4 Stretches You Can Do While Watching TV

Fall is officially in full swing, which means most of your favorite TV shows are returning. From House of the Dragon to Handmaid’s Tale to the final season of Dead to Me, there’s no shortage of content to consume.

With so many options, it’s not difficult to rack up five or six hours of staring at a screen. On top of that, if you’re a football fan who likes to watch NFL games, you may find yourself without much time to do anything besides sit in front of the television.

While all of this TV time might stimulate your brain and give you lots of fodder for conversation with your friends, it’s certainly not stimulating your muscles.

“Our bodies want to move and are made for movement, so when we sit for long periods of time, muscles shorten and tension builds up from the lack of use,” says Kelsey Decker, NSCA-Certified Personal Trainer and education coordinator for StretchLab.

Ideally, you should be moving your body throughout the day and fitting in at least 30 minutes of exercise. However, some days it’s more challenging to leave your bed than others — and a TV binge is all you feel capable of (which is perfectly okay). Fortunately, stretching can be a simple, effective way to counteract the impact sitting has on your body, according to Decker.

“Completing several stretches is a great way to increase blood flow throughout the body, release muscle tension, and increase oxygen to help with overall energy and focus,” Decker adds.

Your lower back, hip flexors, hamstrings, quadriceps, chest, and core muscles are most likely to get tight from sitting for long periods of time, so below are some stretches Decker recommends trying during your next TV binge, inspired by this year’s most popular television shows.

lying chest opener stretch

“The (Foam) R(oll)ings of Power” aka Lying Chest Opener

Ideally, a long foam roller is preferred for this stretch to support the base of your head and lower back, but a short foam roller can work as long as it reaches from your mid-back to the base of your head.

You can keep your feet flat on the floor or extend them long, however you feel balanced, and then lie down on the foam roller. The foam roller should be centered on the spine so the chest opens up while gravity pulls the shoulders towards the ground.

This position allows for ultimate relaxation as there’s minimal work involved. While lying down, take deep breaths to release tension and increase overall blood flow to your muscles.

Decker recommends holding this stretch for 30 seconds to a minute, then reach your arms up and overhead to lengthen through the latissimus dorsi (lats).

“Abbott Elementary Textbook Stretch” aka Lying Rotational Stretch

This move is excellent for stretching your back and chest. Start by lying in the fetal position on one side, then extend your bottom leg and keep your top leg bent.

Extend your arms out in front of you like a “closed textbook” and slowly open the top arm until it reaches the floor behind you and your chest is facing the ceiling. This movement allows for rotation in your spine and potentially a stretch in the chest, hips, and lower back.

Once you reach the full “open textbook” position, take three to four deep breaths to release any tightness in the upper or mid back and to help bring your arm closer toward the ground.

“The Lotus Lunge” aka Runner’s Lunge

Decker cites this as one of her favorite stretches, targeting your hip flexors and back. And with seven episodes of The White Lotus: Season 2 coming to HBO Max this fall, your hip flexors are definitely going to get tight from sitting.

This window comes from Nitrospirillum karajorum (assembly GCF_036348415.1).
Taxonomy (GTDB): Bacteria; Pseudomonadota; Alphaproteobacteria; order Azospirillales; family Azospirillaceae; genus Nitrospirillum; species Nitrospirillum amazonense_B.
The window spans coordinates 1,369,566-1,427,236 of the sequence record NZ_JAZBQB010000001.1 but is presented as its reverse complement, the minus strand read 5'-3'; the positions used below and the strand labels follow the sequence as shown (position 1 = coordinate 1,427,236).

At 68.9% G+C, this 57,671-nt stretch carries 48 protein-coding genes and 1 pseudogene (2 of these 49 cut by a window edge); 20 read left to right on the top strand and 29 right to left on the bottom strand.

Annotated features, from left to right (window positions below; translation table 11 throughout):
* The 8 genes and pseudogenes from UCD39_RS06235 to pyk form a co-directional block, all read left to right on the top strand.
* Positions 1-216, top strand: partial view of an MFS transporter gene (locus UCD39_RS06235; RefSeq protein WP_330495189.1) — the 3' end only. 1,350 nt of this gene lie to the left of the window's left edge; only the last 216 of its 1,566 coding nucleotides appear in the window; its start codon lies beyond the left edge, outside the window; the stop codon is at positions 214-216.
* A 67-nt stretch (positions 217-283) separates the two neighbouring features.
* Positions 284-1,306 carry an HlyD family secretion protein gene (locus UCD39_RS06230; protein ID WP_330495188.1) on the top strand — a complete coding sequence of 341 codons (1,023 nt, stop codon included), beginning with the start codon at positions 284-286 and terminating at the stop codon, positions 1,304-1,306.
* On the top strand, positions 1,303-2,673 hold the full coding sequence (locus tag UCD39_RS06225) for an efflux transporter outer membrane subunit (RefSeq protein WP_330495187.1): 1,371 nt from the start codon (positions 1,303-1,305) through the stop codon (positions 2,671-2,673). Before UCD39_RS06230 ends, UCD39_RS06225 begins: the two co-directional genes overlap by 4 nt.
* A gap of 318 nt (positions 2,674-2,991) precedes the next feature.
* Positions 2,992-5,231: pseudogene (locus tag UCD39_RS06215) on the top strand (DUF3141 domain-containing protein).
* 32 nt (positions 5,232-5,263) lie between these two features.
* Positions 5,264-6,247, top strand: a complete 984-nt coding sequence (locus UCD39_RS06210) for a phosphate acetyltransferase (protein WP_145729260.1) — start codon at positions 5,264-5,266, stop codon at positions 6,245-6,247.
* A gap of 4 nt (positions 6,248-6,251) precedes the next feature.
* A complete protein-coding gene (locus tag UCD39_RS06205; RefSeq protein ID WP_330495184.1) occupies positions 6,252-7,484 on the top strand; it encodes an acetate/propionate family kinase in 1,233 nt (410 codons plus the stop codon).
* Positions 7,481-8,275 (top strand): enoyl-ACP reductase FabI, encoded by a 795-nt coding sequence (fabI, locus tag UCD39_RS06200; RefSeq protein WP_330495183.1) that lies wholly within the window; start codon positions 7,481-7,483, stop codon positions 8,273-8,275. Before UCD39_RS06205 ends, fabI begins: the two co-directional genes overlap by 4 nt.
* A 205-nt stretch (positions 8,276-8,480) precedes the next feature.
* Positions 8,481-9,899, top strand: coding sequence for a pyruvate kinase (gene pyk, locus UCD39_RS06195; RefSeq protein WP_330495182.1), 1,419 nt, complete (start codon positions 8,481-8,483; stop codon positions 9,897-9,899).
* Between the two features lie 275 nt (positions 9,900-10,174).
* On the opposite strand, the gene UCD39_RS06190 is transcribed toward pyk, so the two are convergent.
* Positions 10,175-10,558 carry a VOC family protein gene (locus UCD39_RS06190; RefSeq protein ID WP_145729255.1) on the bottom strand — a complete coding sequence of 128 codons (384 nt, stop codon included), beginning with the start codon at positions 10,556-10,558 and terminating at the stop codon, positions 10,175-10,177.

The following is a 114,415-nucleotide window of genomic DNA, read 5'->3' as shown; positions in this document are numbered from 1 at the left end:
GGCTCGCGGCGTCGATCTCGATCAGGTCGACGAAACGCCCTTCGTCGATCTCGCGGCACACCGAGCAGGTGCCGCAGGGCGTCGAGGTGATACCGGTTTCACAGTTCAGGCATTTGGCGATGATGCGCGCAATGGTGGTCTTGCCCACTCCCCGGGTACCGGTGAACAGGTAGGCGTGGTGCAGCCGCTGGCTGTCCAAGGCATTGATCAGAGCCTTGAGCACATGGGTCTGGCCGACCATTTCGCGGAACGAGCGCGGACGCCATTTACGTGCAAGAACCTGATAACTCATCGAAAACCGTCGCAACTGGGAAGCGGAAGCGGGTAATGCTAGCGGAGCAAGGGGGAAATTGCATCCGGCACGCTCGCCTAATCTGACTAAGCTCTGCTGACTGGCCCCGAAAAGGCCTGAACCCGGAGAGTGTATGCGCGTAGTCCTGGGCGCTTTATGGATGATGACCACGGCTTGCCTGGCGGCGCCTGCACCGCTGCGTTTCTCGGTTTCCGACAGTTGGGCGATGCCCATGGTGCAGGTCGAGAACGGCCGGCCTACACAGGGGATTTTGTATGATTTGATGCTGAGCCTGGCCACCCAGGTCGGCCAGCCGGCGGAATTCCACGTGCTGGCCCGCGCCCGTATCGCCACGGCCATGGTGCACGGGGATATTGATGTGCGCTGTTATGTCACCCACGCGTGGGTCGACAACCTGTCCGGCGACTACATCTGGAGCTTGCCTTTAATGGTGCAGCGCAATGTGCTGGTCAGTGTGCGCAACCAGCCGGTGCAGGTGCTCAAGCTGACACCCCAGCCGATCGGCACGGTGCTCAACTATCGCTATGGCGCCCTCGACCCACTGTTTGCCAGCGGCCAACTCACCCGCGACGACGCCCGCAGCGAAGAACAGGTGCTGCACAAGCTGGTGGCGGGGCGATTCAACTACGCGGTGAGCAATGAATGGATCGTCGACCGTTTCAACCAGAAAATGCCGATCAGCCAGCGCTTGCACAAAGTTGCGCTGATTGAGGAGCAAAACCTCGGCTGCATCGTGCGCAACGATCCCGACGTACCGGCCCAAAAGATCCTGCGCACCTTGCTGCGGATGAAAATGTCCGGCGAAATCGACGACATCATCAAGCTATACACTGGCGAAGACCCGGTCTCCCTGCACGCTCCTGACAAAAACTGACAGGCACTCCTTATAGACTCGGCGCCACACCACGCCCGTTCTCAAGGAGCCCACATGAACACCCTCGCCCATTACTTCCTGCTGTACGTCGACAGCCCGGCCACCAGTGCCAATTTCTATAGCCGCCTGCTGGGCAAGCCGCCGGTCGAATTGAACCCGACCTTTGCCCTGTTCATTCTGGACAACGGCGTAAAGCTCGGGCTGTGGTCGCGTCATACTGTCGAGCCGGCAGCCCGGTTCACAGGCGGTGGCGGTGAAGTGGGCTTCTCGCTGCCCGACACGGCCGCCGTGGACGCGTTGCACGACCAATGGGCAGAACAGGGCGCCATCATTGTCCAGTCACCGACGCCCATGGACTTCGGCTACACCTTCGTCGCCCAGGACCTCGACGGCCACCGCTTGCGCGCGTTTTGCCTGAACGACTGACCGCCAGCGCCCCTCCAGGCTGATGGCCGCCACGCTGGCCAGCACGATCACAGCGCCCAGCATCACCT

Start in a low lunge, with one knee forward in a kneeling position and your back leg extended straight behind you. Place both hands on the inside of your front knee. Feel free to lower your back knee to the ground for support. Keeping it off the ground increases the stretch in your hip flexors.

To add a lumbar rotation, take the hand closest to your front leg off the ground and rotate it up toward the sky, following with your eyes. Hold this stretch for 15 to 30 seconds and repeat on the other side. Repeat this stretch several times on each side.

“Wednesday Wipers” aka Windshield Wipers

Inspired by Netflix’s spin-off of The Addams Family coming in November, Wednesday Wipers are optimal for internal and external rotation of the hips since our hips are often in a neutral position.

To perform this one, start in a seated position with your knees bent and your weight leaning into your hands behind your body. Then slowly drop both of your knees to the left and feel the internal and external stretch through both hips.

Once you’ve held this stretch on one side for several seconds, “wipe the windshields” to the other side. Repeat this sequence several times.

This stretch doesn’t need to be held for too long (five to 15 seconds), but a slow transition back and forth several times is ideal.

If you still feel tight after doing these stretches in front of the TV, grab a partner to help you with some assisted stretches to achieve an even deeper release, or see an expert Flexologist at StretchLab. After all, according to the A.C. Nielsen Co., the average American spends more than four hours a day watching TV — so the deeper you can stretch, the better!

Move Recovery & Mobility

About David Robertson

David Robertson has been teaching group fitness for over nine years. He has degrees in Advertising and Kinesiology from the University of Illinois and is certified in Les Mills BODYPUMP, BODYATTACK, BODYJAM and Core, among other formats. Based in Chicago, he currently teaches at the Chicago Athletic Clubs and Fitness Formula Clubs. Previously he has taught at Flywheel Sports, CycleBar and OrangeTheory Fitness. By day, he works as a publicist for several lifestyle brands at a local public relations agency.